But now, perhaps, someone will exclaim, perhaps in scorn, perhaps in great surprise, "Who are you that you presume to differfrom the general verdict of the Christian world? Who are you that you so pertinaciously maintain these crotchety notions ofyours, when all the world is against you, and whenthere is not only the decision of the Church of Rome, against which we should ourselves rebel, but the voice of the Churchof England, the voice of the Church of Scotland, the voice of the Lutheran Church, the Presbyterians, the Methodists, andthe Congregationalists, all againstyou, and the most able divines of the Christian world all testifying that you are in error? Who are you, that you shouldthus set up your opinions against everybody else? Call a solemn assembly; canvass the Christian world; and certainly for onehand held up in favor of youropinions, there will be a thousand held up to their decided and utter condemnation."
Well, we do not choose to put it to the vote in this way. We have not such entire faith in the infallibility of majoritiesas to submit our religious convictions to any such tribunal! If the Copernican system of astronomy had been put to the vote250 years ago, it would have had a smaller minoritythan our views would have if put to the vote now. If the Doctrine of Justification by Faith had been put to the vote 400years ago, the "Nos" would have had it! If the truth of Christianity were now submitted to the vote of the entire world, therewould be somewhere about 500millions'against it. And further, let the voters be all Christian people, let the suffrage be confined to those who reallybelieve in Christ, and then if you as a Church of England man, or you as a Methodist, or you as a Congregationalist, or youas a Presbyterian, submit your viewsof Church government and some other things, depend upon it, you would as certainly be defeated as we would be if we submittedBaptism to the decision of such a council as that! I hope that no one is so silly as to suppose that we are necessarily inerror because we are in theminority-for let this be borne in mind-especially by the worshipper of majorities, that every great Truth of God was atone time held by a very small minority, if indeed it is not held by a small minority now! Every great Truth, whether in theprovince of religion, or in thedomain of science, or in the region of politics, is at first and for a very long time held by small minorities; and in allthe currency of proverbs, there is no more pernicious maxim than that, "what everybody says must be true."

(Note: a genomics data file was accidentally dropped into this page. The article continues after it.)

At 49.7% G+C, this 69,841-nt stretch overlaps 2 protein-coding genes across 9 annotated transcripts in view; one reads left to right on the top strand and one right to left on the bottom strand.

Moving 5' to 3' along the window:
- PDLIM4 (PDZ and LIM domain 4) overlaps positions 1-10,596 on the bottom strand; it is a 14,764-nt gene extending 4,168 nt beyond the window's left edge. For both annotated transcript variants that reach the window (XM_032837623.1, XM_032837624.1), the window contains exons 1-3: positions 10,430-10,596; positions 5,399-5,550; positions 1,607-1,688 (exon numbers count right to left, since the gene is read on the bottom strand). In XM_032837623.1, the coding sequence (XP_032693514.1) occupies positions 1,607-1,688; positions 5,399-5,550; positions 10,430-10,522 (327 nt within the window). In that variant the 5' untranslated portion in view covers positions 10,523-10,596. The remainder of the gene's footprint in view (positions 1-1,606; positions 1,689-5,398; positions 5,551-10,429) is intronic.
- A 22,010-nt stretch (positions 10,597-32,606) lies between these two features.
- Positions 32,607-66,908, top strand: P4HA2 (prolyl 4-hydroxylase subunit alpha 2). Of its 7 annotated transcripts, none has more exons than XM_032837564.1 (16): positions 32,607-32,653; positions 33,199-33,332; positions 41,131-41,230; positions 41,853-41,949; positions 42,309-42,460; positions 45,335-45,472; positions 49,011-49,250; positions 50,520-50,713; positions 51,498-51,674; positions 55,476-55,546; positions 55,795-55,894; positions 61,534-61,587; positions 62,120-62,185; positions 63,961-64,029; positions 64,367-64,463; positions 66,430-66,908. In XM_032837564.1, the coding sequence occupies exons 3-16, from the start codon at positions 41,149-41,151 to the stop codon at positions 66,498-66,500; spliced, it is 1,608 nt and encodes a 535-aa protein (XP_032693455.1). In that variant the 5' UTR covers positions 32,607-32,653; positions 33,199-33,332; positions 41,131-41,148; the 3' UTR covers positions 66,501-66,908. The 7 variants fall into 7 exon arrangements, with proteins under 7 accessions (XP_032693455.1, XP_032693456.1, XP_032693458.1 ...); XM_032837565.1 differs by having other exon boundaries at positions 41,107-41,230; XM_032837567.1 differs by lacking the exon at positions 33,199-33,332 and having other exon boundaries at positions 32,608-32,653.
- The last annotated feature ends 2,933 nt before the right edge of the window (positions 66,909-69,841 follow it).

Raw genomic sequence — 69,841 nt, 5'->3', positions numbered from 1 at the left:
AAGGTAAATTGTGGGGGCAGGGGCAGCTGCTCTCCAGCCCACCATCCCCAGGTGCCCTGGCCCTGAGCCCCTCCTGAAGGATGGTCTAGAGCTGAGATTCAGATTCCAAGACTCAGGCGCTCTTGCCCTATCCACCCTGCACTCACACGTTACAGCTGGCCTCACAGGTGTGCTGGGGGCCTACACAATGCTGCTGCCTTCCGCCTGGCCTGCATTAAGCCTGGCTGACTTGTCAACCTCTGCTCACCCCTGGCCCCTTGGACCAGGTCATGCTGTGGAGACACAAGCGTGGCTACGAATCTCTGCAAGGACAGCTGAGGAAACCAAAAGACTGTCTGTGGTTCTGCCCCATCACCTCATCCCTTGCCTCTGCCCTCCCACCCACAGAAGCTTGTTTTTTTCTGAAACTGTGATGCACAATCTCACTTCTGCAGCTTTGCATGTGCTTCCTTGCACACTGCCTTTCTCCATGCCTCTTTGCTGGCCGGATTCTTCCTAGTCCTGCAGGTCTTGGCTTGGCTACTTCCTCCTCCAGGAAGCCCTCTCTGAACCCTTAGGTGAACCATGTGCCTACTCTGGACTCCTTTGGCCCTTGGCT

But of course you will ask our reasons for maintaining this opinion. I think we have just as good a right to ask your reasonsfor maintaining the opposite opinion! Galileo had just as good a right to ask his opponents why they believed the world didnot move, as they to ask him why he believed itdid. However you ask for our reasons, and I shall endeavor to give those reasons as clearly and as briefly as I can. Weought to have good reasons, because I can assure you it has never been much to our secular comfort and advantage that we holdthese views. These views have neverdone us very much good, considered in a merely secular or worldly sense. We are not bound to them by any golden chain. Theyhave not been made plain and clear, and attractive to us by rich benefices and comfortable livings. Our opinions are not endowedwith prelacies and prebendal[stipend drawn from Anglican Church] stalls, with manses, and royal bounties. Thank God, whatever people may choose to sayof us, they cannot say we are Baptists for the love of filthy lucre! One thing is certain, "the root of all evil" is not likelyto draw much nourishment fromthe soil of Baptist ministerial stipends. We must of course state our reasons, and I say they ought to be somewhat substantialreasons. Well, then, we go on this principle mark you, that the only appeal is to the Word of God! This is a principle inwhich every honest andsound-hearted Protestant must agree with us; it is his principle as much as ours, and it is the only principle that willsave him from all the errors and superstitions of Romanism. So that, taking the matter into the court of God's Word only,it signifies very little to us what mayhave been said by such-and-such a council, or such-and-such a Church, or such-and-such a reverend father-it greatly simplifiesthe matter when it's understood that we intend to submit this question to the Word of God, and to the Word of God only! AndI say to every Protestanthere, that he must accept the principle and act upon it. If he begins to refer to fathers, and churches and councils, wellthen, let him take care; he may rely upon it that on such a prin- ciple he will not be able to stand for one moment. If hethinks with such weapons to vanquishus, let him rest assured that he will very soon be vanquished himself by the same. It may be that the charge from such ordnanceshall destroy us, but depend upon it, the recoil will destroy the man who has the temerity to fire it! This principle, then,will be agreed in by everyProtestant, excepting those who in these days are beginning to protest Scripture itself, but every sound-hearted, honest-mindedProtestant, will go with us in saying that the Word of God is the only tribunal to which we can go. This being the case, letus see how the matter stands.